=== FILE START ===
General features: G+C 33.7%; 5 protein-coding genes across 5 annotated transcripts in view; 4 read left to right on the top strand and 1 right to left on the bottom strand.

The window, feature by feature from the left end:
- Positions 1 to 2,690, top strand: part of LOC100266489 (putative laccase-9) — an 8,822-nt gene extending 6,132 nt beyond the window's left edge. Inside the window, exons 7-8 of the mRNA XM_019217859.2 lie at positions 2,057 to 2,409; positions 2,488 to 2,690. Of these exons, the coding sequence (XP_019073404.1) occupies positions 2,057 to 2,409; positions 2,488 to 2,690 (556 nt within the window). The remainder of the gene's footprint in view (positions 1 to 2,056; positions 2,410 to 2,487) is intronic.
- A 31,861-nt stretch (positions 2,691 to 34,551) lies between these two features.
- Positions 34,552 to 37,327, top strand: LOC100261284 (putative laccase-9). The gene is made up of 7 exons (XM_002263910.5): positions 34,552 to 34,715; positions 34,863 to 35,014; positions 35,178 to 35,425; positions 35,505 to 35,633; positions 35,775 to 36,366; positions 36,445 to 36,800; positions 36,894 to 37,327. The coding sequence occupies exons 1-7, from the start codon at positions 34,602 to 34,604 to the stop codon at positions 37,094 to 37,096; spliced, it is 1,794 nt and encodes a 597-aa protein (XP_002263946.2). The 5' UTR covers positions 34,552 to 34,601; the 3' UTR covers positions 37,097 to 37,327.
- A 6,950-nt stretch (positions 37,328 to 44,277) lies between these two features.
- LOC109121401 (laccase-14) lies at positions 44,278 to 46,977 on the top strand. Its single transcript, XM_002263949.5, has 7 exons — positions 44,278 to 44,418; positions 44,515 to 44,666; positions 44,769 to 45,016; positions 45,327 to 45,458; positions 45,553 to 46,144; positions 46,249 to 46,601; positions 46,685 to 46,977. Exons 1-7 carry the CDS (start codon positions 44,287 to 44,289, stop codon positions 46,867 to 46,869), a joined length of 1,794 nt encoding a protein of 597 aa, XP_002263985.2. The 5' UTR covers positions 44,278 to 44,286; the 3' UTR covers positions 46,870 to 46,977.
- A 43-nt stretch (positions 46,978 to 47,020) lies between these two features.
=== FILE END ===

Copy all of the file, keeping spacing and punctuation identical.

General features: G+C 33.7%; 5 protein-coding genes across 5 annotated transcripts in view; 4 read left to right on the top strand and 1 right to left on the bottom strand.

The window, feature by feature from the left end:
- Positions 1 to 2,690, top strand: part of LOC100266489 (putative laccase-9) — an 8,822-nt gene extending 6,132 nt beyond the window's left edge. Inside the window, exons 7-8 of the mRNA XM_019217859.2 lie at positions 2,057 to 2,409; positions 2,488 to 2,690. Of these exons, the coding sequence (XP_019073404.1) occupies positions 2,057 to 2,409; positions 2,488 to 2,690 (556 nt within the window). The remainder of the gene's footprint in view (positions 1 to 2,056; positions 2,410 to 2,487) is intronic.
- A 31,861-nt stretch (positions 2,691 to 34,551) lies between these two features.
- Positions 34,552 to 37,327, top strand: LOC100261284 (putative laccase-9). The gene is made up of 7 exons (XM_002263910.5): positions 34,552 to 34,715; positions 34,863 to 35,014; positions 35,178 to 35,425; positions 35,505 to 35,633; positions 35,775 to 36,366; positions 36,445 to 36,800; positions 36,894 to 37,327. The coding sequence occupies exons 1-7, from the start codon at positions 34,602 to 34,604 to the stop codon at positions 37,094 to 37,096; spliced, it is 1,794 nt and encodes a 597-aa protein (XP_002263946.2). The 5' UTR covers positions 34,552 to 34,601; the 3' UTR covers positions 37,097 to 37,327.
- A 6,950-nt stretch (positions 37,328 to 44,277) lies between these two features.
- LOC109121401 (laccase-14) lies at positions 44,278 to 46,977 on the top strand. Its single transcript, XM_002263949.5, has 7 exons — positions 44,278 to 44,418; positions 44,515 to 44,666; positions 44,769 to 45,016; positions 45,327 to 45,458; positions 45,553 to 46,144; positions 46,249 to 46,601; positions 46,685 to 46,977. Exons 1-7 carry the CDS (start codon positions 44,287 to 44,289, stop codon positions 46,867 to 46,869), a joined length of 1,794 nt encoding a protein of 597 aa, XP_002263985.2. The 5' UTR covers positions 44,278 to 44,286; the 3' UTR covers positions 46,870 to 46,977.
- A 43-nt stretch (positions 46,978 to 47,020) lies between these two features.